• Wages. Changes in wages could lead to higher costs in human resources. This would cause higher demand for capital.
  • Exchange rates. Changes in exchange rates can influence the willingness of foreign investors to invest.
  • Demand and supply. Changes in demand can have direct effects on the viewing rates as well as on the income from ads. Businesses may switch to more popular channels for higher exposure rates. Changes in the supply of small programmes can influence Channel 4's selection, thereby affecting the viewing rates.

Unlike the privatisation of the Royal Mail, which was funded by the government, Channel 4 is not backed by government funding. Since taxes finance government spending, we know that Channel 4's privatisation wouldn't be affected by taxes.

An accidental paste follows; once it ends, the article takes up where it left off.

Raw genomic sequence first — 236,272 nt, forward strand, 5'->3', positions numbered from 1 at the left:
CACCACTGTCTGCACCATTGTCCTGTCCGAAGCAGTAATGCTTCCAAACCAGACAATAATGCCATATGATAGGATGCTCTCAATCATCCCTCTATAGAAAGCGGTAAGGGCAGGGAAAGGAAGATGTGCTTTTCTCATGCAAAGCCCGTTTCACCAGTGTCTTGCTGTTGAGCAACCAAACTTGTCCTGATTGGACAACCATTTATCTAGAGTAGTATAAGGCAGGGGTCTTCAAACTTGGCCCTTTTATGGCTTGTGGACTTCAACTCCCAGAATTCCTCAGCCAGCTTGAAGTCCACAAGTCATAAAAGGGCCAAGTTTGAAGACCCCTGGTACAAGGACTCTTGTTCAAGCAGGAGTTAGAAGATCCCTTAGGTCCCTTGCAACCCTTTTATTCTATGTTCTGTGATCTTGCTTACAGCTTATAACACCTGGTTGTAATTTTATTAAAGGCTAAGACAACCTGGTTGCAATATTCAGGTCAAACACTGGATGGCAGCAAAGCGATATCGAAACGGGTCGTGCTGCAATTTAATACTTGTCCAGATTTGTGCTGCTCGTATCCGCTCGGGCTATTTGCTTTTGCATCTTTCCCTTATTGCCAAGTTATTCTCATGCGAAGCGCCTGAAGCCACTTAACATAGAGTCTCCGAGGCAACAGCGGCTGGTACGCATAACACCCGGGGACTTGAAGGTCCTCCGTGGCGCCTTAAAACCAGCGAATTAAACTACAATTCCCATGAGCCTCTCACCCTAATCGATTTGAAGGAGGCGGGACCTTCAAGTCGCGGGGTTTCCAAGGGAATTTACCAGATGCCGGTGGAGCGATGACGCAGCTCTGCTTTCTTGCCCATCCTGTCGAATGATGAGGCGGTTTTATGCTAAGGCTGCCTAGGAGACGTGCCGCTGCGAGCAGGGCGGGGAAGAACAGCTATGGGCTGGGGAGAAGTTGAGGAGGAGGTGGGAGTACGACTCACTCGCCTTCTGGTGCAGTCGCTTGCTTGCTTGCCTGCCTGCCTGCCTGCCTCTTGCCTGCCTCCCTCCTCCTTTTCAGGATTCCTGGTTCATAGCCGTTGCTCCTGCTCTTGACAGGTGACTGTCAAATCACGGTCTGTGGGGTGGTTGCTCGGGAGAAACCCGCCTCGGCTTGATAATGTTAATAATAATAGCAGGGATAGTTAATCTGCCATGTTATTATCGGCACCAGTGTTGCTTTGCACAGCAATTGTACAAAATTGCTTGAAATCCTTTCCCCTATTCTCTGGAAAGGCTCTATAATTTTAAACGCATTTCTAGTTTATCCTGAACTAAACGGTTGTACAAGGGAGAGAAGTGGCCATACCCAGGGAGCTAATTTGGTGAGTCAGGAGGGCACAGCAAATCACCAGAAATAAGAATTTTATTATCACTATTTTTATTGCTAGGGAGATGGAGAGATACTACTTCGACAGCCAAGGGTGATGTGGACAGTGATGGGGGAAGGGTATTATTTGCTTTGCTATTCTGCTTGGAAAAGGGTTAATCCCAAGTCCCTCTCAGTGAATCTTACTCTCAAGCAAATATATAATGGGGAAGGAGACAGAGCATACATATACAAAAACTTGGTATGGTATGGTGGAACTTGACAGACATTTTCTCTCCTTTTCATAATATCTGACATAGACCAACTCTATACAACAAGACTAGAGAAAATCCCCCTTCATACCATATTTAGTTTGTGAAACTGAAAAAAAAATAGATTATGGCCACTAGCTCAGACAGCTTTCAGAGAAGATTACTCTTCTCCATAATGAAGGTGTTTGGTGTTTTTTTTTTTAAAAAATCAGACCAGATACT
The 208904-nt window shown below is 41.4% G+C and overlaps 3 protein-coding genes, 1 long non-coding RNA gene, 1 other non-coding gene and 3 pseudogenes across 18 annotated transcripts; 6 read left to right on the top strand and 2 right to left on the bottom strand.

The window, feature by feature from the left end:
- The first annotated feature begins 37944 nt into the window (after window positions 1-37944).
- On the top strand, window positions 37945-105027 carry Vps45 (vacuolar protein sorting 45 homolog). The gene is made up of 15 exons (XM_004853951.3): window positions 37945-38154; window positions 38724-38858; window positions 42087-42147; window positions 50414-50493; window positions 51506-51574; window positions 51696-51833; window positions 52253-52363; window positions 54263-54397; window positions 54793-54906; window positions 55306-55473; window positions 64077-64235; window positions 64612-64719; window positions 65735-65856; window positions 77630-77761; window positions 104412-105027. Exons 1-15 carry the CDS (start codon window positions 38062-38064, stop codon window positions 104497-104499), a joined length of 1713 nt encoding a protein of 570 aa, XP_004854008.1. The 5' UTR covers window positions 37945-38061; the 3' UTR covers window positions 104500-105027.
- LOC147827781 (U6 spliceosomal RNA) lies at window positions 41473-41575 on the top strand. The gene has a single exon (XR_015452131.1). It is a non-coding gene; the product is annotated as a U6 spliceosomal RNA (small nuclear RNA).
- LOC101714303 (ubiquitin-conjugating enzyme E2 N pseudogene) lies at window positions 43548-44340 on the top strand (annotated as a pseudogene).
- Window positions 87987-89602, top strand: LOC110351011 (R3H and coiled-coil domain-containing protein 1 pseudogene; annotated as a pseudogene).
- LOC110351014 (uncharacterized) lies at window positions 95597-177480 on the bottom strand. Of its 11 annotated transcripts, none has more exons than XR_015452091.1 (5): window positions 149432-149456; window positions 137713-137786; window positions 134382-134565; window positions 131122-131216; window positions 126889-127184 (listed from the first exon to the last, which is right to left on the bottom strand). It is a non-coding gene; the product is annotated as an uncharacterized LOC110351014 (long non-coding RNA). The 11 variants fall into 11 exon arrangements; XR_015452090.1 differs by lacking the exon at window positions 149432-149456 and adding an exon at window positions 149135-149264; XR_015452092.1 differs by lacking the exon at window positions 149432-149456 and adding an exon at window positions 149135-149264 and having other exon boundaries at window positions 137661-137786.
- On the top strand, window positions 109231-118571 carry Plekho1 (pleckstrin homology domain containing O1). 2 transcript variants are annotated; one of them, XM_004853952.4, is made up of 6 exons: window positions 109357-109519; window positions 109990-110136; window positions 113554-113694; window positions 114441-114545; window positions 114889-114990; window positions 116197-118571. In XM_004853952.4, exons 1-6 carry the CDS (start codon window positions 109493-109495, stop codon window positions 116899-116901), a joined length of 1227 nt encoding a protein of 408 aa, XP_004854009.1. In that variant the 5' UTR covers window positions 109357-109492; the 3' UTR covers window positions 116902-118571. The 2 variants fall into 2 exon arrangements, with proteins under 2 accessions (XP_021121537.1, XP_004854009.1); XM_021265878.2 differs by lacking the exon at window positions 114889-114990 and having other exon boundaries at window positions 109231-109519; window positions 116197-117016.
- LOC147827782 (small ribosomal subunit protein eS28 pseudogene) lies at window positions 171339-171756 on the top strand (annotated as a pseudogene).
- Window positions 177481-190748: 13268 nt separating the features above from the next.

The demand and supply could be driving the government to privatise Channel 4 as it implies a further need for capital to create more programmes for the audiences.

Also, the demand for video-on-demand services (VODs) has increased substantially, and the government believes that improving creativity is the best way to capture the audiences for Channel 4. To ensure creativity, private capital is required.

The petition to Stop the Privatisation of Channel 4

Debates over privatisation are ongoing. Most voices suggest that there will be more drawbacks than advantages. The main disagreements are mainly around the concerns about creativity and content selection.